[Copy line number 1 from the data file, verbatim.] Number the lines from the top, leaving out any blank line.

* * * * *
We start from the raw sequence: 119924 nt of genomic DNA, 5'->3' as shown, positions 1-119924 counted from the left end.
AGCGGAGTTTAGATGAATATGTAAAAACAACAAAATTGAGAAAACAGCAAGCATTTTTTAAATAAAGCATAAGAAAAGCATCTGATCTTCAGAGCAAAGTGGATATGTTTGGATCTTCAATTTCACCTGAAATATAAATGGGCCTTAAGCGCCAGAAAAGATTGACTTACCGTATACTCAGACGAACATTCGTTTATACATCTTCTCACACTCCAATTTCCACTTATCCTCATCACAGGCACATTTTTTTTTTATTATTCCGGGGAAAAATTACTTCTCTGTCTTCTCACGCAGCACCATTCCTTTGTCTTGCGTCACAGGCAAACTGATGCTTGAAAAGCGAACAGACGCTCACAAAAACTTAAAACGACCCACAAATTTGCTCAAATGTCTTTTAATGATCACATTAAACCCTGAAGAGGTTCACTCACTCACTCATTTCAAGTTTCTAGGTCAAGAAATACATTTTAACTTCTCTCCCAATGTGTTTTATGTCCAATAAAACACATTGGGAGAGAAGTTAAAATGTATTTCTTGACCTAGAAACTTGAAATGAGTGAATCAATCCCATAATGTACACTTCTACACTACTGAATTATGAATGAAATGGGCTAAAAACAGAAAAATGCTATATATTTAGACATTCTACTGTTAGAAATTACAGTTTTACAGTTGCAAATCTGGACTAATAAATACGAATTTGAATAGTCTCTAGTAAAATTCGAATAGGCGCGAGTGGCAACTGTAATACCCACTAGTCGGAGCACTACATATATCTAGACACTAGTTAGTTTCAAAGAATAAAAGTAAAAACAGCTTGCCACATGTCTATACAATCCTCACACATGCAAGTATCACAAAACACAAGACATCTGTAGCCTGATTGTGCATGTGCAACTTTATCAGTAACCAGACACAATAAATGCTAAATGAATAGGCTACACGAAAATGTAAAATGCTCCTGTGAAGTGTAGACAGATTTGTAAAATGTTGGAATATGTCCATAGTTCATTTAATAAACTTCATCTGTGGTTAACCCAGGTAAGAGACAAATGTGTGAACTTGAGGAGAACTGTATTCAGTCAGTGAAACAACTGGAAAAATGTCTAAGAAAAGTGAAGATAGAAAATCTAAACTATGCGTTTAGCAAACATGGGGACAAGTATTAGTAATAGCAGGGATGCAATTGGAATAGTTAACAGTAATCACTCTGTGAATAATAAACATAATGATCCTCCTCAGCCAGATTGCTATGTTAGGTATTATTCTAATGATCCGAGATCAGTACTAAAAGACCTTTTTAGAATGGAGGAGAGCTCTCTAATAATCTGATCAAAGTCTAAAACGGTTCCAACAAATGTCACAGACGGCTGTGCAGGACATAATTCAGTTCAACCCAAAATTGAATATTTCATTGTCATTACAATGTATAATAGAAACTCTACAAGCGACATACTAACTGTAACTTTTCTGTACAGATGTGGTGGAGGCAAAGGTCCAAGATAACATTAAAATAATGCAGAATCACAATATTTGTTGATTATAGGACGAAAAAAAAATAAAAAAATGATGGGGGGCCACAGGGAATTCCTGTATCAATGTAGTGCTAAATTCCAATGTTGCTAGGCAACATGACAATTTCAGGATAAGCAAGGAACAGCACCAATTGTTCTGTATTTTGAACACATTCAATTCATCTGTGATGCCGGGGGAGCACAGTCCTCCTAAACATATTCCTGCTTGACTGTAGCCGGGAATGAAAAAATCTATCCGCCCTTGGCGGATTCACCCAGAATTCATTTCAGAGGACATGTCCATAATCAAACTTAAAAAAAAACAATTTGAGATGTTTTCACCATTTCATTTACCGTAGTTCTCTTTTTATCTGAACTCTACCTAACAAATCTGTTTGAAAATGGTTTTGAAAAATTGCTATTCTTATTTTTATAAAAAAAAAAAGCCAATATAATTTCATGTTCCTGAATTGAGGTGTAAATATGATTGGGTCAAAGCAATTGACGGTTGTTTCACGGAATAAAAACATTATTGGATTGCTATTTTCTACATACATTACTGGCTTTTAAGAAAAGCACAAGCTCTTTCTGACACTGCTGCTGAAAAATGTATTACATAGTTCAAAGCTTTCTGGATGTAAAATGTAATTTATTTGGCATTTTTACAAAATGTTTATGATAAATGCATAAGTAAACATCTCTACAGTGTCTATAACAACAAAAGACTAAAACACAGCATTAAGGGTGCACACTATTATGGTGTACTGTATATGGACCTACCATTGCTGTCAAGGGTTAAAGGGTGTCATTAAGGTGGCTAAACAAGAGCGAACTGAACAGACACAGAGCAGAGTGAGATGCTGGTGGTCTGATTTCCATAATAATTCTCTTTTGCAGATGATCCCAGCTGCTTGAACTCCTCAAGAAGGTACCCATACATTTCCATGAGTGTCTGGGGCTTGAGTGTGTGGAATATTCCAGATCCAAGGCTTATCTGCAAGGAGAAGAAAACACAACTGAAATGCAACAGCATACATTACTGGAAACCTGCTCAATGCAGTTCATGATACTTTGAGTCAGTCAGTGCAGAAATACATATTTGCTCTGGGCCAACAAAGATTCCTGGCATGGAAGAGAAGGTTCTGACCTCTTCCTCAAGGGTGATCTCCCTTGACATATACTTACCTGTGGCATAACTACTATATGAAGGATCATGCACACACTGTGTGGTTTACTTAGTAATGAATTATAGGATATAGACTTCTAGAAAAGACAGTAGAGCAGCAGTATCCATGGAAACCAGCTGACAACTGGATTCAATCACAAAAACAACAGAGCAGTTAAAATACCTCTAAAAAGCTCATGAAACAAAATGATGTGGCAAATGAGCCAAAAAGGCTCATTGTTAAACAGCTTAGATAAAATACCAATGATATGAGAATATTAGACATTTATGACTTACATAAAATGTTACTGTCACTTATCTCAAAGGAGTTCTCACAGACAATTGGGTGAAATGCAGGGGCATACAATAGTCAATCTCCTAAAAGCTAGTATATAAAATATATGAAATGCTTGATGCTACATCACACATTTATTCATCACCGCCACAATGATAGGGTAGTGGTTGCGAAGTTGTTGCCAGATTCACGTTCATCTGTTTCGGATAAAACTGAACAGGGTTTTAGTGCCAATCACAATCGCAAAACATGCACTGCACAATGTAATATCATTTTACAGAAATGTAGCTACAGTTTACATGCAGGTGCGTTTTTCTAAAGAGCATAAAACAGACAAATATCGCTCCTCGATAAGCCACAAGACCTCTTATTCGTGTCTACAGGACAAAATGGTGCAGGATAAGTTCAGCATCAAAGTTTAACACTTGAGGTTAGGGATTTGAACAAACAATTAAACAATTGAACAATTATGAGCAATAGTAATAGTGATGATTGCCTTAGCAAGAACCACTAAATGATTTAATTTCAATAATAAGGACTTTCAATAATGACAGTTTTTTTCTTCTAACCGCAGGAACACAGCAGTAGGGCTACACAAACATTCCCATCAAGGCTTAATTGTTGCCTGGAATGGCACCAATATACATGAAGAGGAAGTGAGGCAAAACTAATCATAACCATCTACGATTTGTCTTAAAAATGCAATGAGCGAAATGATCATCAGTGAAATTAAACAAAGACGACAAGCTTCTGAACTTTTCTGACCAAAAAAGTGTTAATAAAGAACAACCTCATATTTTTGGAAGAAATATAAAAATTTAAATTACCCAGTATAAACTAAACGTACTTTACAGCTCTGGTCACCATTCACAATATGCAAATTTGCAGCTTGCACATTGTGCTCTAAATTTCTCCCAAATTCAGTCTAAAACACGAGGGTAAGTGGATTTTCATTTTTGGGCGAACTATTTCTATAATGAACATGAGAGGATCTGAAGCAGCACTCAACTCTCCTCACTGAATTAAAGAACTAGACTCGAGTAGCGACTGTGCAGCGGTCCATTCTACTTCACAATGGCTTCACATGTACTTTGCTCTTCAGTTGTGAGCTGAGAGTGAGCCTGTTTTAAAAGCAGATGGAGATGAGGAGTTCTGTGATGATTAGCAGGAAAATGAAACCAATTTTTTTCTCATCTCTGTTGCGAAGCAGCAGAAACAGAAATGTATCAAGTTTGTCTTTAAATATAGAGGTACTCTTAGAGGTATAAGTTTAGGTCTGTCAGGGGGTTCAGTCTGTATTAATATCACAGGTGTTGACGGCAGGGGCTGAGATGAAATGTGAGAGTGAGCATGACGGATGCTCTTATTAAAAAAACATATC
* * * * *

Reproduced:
We start from the raw sequence: 119924 nt of genomic DNA, 5'->3' as shown, positions 1-119924 counted from the left end.